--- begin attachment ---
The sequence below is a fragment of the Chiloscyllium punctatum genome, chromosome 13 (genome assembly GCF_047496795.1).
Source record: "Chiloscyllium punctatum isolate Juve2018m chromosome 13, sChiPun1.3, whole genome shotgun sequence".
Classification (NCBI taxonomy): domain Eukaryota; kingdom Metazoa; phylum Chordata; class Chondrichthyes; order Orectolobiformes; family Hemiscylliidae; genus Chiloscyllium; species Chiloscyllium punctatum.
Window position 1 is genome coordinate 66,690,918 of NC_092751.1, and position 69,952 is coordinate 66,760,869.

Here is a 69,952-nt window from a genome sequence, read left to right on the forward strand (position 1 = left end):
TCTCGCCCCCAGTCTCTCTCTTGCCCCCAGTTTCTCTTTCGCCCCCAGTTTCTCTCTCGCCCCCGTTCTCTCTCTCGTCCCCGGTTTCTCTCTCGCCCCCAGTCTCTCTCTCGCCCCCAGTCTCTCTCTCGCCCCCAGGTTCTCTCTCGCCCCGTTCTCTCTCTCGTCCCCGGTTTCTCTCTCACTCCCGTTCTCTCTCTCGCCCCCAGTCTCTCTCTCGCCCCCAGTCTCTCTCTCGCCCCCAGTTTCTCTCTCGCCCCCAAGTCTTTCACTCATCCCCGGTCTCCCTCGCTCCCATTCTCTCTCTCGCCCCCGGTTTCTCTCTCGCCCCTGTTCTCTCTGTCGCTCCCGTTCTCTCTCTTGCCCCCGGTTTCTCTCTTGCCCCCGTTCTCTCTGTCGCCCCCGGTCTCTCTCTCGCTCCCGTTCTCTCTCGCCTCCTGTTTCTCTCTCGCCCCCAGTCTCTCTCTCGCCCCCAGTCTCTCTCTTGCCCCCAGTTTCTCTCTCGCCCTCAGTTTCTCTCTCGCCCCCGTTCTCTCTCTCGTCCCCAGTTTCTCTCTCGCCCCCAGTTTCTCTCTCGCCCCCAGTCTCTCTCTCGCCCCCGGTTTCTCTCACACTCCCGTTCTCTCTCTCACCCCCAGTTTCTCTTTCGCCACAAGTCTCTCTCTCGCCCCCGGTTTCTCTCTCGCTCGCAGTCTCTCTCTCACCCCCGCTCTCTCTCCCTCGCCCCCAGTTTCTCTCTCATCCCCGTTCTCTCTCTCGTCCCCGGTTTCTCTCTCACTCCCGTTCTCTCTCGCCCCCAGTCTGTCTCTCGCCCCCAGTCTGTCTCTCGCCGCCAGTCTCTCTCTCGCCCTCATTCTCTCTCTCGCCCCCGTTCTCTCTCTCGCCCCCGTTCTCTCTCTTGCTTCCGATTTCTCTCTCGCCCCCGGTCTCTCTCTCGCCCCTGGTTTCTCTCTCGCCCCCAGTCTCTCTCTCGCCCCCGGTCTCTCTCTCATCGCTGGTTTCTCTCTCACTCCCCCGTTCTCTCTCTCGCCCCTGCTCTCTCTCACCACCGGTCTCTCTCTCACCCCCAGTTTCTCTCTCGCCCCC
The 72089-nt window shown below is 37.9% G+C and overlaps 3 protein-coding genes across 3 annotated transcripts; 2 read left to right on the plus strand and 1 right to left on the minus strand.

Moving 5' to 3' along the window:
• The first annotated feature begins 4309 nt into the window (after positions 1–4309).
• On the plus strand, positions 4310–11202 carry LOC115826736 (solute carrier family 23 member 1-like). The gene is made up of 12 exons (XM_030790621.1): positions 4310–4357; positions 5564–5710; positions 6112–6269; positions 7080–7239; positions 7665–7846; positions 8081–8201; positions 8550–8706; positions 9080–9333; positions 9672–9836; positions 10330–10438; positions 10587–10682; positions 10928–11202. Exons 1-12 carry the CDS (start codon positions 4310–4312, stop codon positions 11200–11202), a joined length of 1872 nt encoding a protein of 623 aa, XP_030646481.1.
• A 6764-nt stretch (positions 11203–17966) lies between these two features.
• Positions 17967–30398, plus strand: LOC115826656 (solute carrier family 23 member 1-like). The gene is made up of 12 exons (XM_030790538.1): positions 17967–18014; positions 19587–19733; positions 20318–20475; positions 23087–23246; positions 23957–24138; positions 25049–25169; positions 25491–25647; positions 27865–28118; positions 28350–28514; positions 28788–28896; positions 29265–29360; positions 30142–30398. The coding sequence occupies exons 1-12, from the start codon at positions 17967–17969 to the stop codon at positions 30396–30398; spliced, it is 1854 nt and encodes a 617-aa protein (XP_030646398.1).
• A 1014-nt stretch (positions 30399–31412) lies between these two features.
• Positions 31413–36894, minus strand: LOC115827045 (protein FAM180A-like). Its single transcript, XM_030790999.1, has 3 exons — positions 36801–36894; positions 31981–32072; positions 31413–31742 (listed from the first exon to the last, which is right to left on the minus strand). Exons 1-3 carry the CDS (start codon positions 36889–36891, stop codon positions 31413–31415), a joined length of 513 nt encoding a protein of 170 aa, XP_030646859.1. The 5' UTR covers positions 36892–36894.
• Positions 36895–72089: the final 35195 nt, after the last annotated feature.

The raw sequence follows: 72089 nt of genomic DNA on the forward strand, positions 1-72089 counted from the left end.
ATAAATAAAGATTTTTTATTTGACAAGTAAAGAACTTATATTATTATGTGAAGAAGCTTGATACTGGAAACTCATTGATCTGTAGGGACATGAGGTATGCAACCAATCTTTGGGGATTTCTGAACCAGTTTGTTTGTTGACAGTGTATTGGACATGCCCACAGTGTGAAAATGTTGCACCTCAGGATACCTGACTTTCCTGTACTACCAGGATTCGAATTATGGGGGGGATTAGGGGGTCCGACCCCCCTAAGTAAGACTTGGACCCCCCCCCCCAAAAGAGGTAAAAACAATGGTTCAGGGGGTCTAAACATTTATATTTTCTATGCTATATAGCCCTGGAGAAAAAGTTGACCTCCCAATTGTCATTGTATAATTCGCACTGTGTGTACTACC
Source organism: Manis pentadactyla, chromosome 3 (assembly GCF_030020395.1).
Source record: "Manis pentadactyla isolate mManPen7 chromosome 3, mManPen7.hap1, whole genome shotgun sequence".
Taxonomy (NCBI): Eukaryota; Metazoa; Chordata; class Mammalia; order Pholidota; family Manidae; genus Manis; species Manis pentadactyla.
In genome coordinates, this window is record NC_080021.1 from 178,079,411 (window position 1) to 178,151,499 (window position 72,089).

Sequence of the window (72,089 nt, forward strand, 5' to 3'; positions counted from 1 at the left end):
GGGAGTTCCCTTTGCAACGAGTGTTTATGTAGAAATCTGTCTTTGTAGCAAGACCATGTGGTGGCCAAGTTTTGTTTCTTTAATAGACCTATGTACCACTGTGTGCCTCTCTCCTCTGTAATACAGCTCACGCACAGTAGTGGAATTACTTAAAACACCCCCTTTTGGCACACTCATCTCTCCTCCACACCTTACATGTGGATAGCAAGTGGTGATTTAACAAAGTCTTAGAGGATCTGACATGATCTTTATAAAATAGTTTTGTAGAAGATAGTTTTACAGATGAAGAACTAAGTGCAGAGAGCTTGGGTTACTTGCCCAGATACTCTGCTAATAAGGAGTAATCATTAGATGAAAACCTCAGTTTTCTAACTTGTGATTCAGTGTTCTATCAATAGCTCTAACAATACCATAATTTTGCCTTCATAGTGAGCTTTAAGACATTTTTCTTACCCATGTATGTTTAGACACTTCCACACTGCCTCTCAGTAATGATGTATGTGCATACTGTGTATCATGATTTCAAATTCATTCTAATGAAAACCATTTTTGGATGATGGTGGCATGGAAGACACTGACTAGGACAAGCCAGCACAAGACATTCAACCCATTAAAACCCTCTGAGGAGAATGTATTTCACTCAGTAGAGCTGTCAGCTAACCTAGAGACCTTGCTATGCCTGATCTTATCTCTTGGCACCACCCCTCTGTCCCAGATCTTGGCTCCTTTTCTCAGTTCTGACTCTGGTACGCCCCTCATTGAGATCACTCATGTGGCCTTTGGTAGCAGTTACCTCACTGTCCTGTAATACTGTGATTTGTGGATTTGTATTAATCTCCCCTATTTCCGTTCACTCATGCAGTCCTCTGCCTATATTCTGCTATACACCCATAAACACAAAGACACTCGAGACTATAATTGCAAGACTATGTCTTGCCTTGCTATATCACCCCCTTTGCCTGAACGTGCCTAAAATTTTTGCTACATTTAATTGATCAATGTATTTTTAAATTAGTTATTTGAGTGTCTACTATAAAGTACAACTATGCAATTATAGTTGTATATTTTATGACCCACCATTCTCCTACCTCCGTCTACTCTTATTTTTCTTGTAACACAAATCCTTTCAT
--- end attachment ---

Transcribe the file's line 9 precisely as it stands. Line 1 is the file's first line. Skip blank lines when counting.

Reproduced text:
• The first annotated feature begins 4309 nt into the window (after positions 1–4309).